34.5531° N, 18.0480° E

is an ongoing project started in 2016 in which the Mediterranean Sea takes center stage. Named after the sea’s coordinates, this body of work consists of Polaroids made along Southern European and West Asian coastlines.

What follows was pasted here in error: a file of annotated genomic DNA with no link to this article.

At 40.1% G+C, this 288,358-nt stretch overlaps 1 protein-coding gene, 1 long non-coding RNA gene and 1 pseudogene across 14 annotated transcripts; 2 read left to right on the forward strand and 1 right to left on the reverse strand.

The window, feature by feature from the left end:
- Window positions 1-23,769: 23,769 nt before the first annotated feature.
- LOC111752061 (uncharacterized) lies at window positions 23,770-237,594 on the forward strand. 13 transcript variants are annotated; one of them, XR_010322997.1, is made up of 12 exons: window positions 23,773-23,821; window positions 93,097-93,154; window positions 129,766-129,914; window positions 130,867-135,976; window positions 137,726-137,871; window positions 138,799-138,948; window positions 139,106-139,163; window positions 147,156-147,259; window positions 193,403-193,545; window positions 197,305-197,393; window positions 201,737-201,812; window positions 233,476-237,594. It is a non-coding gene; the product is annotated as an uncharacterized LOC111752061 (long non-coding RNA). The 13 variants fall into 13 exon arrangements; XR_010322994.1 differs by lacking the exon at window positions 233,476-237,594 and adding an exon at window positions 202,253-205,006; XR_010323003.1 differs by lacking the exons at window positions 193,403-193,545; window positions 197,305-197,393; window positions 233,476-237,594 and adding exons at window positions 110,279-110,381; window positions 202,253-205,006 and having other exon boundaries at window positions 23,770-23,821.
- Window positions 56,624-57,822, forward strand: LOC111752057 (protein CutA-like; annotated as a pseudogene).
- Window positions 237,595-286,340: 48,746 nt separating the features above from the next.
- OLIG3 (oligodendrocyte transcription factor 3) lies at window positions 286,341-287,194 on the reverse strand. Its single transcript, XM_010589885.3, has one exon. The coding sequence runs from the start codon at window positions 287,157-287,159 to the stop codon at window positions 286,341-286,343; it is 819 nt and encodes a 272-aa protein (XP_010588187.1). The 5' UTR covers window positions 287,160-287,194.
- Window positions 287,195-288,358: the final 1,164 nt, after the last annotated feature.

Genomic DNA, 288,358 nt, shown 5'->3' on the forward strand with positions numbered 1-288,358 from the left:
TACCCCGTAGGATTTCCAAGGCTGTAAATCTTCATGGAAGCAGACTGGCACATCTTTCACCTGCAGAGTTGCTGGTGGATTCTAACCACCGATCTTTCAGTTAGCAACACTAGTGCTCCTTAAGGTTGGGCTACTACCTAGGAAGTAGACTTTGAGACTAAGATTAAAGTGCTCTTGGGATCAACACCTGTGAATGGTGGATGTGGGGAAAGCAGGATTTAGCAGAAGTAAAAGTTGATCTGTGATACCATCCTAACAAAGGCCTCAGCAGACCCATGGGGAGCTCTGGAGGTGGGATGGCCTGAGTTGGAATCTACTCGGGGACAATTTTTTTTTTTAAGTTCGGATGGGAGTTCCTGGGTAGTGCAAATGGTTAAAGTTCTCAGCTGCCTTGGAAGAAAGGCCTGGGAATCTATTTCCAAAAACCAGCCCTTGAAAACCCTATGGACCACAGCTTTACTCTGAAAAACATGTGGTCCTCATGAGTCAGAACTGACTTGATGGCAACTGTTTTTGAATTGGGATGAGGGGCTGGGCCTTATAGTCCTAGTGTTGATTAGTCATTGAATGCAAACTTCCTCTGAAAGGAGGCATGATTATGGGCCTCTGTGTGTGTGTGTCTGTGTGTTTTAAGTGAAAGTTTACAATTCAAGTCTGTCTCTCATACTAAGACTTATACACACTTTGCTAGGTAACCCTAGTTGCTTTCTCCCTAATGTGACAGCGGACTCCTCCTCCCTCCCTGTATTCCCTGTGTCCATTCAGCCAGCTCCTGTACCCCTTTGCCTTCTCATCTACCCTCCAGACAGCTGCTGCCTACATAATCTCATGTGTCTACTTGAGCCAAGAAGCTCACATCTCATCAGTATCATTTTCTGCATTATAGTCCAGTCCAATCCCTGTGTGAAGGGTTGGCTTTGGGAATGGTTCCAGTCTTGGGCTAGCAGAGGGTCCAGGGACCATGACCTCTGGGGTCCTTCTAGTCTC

Bordered by over 20 countries, the Mediterranean is commonly perceived as a place of recreation and leisure. Of late, the sea has become the only viable route to safer shores for the many refugees fleeing war zones aboard hazardous over-packed rubber boats. In many cases, these boats never make it safely to their destination resulting in dozens of deaths at a time. For those who survive, the Mediterranean represents the stage of a perilous journey. For many others, it is a final resting place. The medium chosen to photograph these shores is quintessential to the work. Polaroids by definition do not produce photographs over which one has much control. To photograph the sea with Polaroids means to embrace the unpredictability of the medium, as well as the pictured subject—a large body of water that ebbs and flows beyond the limits of human control. Each photograph was deliberately damaged during the first 30 seconds of its development producing distorted landscapes. Devoid of any human presence, these photographs depict the sea as a somber place.